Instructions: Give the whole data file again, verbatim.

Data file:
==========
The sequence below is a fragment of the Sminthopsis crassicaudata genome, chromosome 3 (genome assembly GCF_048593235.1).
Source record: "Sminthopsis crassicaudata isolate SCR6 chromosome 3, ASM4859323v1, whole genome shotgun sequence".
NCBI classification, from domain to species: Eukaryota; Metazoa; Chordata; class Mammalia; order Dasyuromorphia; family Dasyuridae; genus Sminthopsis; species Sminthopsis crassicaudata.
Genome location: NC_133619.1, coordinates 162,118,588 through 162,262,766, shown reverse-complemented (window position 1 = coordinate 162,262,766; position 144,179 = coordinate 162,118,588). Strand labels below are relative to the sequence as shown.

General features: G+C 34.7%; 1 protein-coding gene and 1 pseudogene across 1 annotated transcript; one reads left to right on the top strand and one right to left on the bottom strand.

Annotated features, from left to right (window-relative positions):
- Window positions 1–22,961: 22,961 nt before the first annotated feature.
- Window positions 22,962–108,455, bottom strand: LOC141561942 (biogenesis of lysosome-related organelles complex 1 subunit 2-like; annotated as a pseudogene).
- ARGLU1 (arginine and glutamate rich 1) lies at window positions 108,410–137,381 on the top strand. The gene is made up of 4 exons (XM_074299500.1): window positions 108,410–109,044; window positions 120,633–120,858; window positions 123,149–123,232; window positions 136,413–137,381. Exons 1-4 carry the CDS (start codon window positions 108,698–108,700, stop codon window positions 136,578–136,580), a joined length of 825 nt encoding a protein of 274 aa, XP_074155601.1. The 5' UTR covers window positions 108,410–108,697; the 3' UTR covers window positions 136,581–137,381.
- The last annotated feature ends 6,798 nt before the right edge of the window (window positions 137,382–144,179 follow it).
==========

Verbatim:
The sequence below is a fragment of the Sminthopsis crassicaudata genome, chromosome 3 (genome assembly GCF_048593235.1).
Source record: "Sminthopsis crassicaudata isolate SCR6 chromosome 3, ASM4859323v1, whole genome shotgun sequence".
NCBI classification, from domain to species: Eukaryota; Metazoa; Chordata; class Mammalia; order Dasyuromorphia; family Dasyuridae; genus Sminthopsis; species Sminthopsis crassicaudata.
Genome location: NC_133619.1, coordinates 162,118,588 through 162,262,766, shown reverse-complemented (window position 1 = coordinate 162,262,766; position 144,179 = coordinate 162,118,588). Strand labels below are relative to the sequence as shown.

General features: G+C 34.7%; 1 protein-coding gene and 1 pseudogene across 1 annotated transcript; one reads left to right on the top strand and one right to left on the bottom strand.

Annotated features, from left to right (window-relative positions):
- Window positions 1–22,961: 22,961 nt before the first annotated feature.
- Window positions 22,962–108,455, bottom strand: LOC141561942 (biogenesis of lysosome-related organelles complex 1 subunit 2-like; annotated as a pseudogene).
- ARGLU1 (arginine and glutamate rich 1) lies at window positions 108,410–137,381 on the top strand. The gene is made up of 4 exons (XM_074299500.1): window positions 108,410–109,044; window positions 120,633–120,858; window positions 123,149–123,232; window positions 136,413–137,381. Exons 1-4 carry the CDS (start codon window positions 108,698–108,700, stop codon window positions 136,578–136,580), a joined length of 825 nt encoding a protein of 274 aa, XP_074155601.1. The 5' UTR covers window positions 108,410–108,697; the 3' UTR covers window positions 136,581–137,381.
- The last annotated feature ends 6,798 nt before the right edge of the window (window positions 137,382–144,179 follow it).